Getting a really bad vibe about the company I work for and all this redundancy situation.

I have been given my redundancy notice (which although group consultation is still active – is legal according to UK law!).

The parent company has notified us that we ceased employment with them (on the sale day) and now all liability for pay and benefits resides with the ‘child company’. With the currently lack of communication from the ‘child company’, I am beginning to wonder if it can actually stand on its own two feet and if these liabilities are more than it can bear.

My worry is that the next announcement will be the one saying that the company has gone into administration – thereby relinquishing its liability to pay us anything.

Worrying times.. just when I was getting to grips with FI, I am now going to have to look to using this to support my life even though I haven’t reach the FI crossover point yet. At least I know I can survive without a job for a period of time using my FI savings and passive income. If I can keep my expenses down to the bear minimum then maybe I will be living a semi-FI life after all.

I need to start researching into what I can continue to do once I become unemployed “or semi-retired” – this status affects such things as: car insurance, mortgage, bank accounts, pension, health insurance to name but a few in the UK.

It is surprising how many things are affected by unemployment/FI – small print clauses such as minimum salary/income levels, minimum deposit levels, etc… for accounts/mortgages/insurance to be valid.

When I read the US FI blogs, no one mentions that they are penalised by their status becoming FI – how do they describe themselves to these companies? Is it different in the US? I have seen nothing mentioned about other FI-achievers having to pay more for such mandatory insurances and expenses? Only comment I have seen are on the US ones about health cover.

I find it strange that being unemployed actually puts your car insurance up as they say you drive more? When in actual fact I have found, based on previous experience, the opposite it true, I am driving LESS because I am not commuting. Given that I commute nearly 26,000 miles a year, unemployment actually reduces this down to the odd trip to the shops and back, or to interviews.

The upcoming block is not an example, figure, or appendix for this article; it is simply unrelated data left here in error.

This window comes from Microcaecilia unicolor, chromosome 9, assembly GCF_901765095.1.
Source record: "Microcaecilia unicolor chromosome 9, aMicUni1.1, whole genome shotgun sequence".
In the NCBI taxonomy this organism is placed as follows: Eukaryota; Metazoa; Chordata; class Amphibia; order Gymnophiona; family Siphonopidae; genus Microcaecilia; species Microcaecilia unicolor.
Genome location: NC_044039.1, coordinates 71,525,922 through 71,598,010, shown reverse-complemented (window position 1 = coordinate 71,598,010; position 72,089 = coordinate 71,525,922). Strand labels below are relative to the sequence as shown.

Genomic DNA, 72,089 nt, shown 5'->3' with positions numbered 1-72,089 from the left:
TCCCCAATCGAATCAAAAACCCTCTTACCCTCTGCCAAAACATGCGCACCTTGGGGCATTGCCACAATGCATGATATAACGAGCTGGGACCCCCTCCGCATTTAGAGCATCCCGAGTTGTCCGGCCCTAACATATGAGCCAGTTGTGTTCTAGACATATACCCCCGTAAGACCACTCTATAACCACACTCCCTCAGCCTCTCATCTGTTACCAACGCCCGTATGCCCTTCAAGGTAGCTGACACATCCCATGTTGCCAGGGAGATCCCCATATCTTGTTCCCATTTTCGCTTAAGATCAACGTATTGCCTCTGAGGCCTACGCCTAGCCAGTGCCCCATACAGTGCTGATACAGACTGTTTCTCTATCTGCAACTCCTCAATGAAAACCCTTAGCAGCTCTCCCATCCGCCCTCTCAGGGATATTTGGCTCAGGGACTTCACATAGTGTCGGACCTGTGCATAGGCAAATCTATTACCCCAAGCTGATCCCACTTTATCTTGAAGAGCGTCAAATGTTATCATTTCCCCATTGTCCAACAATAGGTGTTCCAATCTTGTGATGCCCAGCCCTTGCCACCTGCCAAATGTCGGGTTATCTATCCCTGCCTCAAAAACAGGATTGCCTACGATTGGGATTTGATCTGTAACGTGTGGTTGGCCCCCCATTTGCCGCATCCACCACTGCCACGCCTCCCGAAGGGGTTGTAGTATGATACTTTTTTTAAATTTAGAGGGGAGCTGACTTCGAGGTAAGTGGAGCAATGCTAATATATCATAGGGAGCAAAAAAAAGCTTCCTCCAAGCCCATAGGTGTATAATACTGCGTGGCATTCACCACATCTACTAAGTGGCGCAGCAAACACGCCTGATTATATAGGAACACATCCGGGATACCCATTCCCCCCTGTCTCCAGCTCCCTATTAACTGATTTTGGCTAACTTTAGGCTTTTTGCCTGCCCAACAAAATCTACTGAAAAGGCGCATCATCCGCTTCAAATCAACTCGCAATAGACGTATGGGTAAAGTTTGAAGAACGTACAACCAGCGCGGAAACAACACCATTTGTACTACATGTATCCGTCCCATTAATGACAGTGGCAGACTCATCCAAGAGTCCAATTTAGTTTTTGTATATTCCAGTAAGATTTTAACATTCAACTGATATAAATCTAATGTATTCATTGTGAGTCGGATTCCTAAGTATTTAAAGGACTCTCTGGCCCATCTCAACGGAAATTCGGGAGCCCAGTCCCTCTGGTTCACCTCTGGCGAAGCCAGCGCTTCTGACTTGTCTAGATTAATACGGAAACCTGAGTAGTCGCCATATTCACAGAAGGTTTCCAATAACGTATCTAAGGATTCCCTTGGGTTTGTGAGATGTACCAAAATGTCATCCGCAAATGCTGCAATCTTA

Fingers-crossed that I will hear better news. I have applied for 3 jobs this week and have not heard anything other than the ‘thanks for applying’ automated response. Jobs are few and far between in the line of work I am qualified to do – unless I want to relocate/travel to London. There is a job available that is so similar to my past job that I am not sure I could do it – there is not enough change in the working role to make it feel like it will be different/challenging and maintain my interest/motivation.

Agents are calling and offering me anything – stuff like a call-centre team leader job – (apologies to call-centre leaders) – but I don’t see how I am qualified to do this role when I run IT projects.

Just because I have updated my work profile on job sites to indicate that I am available for new challenges?

Funny, since making this change, I am also getting bombarded with stupid emails about ‘self-employment’ opportunities (“work from home/join our never-heard-of-company and earn extra cash from your home selling xxxxx which I guess no-one ever wants or needs“) and ‘CV review’ companies offering their services – for a fee of course!

At least I have my pay for last month, I am just wondering if I will get next month’s or not.

Now off to chase the agents about the jobs I have applied for and see if there is anything new, maybe I will have to wait until I am released and then look to do contracting work on a day rate basis.


One thought on “Uncertainty

  1. Good luck with the job hunting, I hope you land something soon! Thanks for the info re car insurance – I never thought that not working would affect your premiums and always wondered why they asked for ‘job specification’.

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